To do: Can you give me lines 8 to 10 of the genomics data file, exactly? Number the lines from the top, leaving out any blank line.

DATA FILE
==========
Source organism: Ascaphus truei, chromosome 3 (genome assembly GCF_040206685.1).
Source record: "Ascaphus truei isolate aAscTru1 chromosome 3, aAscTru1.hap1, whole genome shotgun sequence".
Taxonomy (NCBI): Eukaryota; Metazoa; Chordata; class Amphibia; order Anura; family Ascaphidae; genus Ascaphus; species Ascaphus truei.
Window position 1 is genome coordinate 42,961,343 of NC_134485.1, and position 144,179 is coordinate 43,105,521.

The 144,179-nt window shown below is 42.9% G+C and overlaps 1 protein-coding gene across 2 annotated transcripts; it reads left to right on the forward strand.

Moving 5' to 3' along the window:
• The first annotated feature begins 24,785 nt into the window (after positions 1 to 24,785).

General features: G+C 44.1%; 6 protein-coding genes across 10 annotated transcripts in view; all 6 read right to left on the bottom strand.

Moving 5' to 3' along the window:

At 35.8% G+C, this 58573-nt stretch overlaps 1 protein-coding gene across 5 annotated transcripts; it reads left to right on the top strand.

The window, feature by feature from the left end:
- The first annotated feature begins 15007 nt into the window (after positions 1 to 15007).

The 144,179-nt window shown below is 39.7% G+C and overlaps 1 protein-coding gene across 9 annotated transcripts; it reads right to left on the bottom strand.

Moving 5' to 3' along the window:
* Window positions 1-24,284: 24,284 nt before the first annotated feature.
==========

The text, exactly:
General features: G+C 44.1%; 6 protein-coding genes across 10 annotated transcripts in view; all 6 read right to left on the bottom strand.

Moving 5' to 3' along the window:

At 35.8% G+C, this 58573-nt stretch overlaps 1 protein-coding gene across 5 annotated transcripts; it reads left to right on the top strand.